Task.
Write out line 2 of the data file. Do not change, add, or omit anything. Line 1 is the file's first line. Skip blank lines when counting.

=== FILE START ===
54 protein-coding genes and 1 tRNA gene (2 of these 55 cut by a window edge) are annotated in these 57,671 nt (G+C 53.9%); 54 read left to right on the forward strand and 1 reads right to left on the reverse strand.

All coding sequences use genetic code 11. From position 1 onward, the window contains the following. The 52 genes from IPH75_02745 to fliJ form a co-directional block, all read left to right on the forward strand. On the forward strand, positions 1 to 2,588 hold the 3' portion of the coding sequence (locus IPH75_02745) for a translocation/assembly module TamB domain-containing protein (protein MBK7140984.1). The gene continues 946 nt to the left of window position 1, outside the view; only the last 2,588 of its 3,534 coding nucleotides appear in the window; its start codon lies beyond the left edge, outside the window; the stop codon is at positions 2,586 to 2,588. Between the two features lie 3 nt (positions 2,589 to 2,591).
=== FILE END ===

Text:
All coding sequences use genetic code 11. From position 1 onward, the window contains the following. The 52 genes from IPH75_02745 to fliJ form a co-directional block, all read left to right on the forward strand. On the forward strand, positions 1 to 2,588 hold the 3' portion of the coding sequence (locus IPH75_02745) for a translocation/assembly module TamB domain-containing protein (protein MBK7140984.1). The gene continues 946 nt to the left of window position 1, outside the view; only the last 2,588 of its 3,534 coding nucleotides appear in the window; its start codon lies beyond the left edge, outside the window; the stop codon is at positions 2,586 to 2,588. Between the two features lie 3 nt (positions 2,589 to 2,591).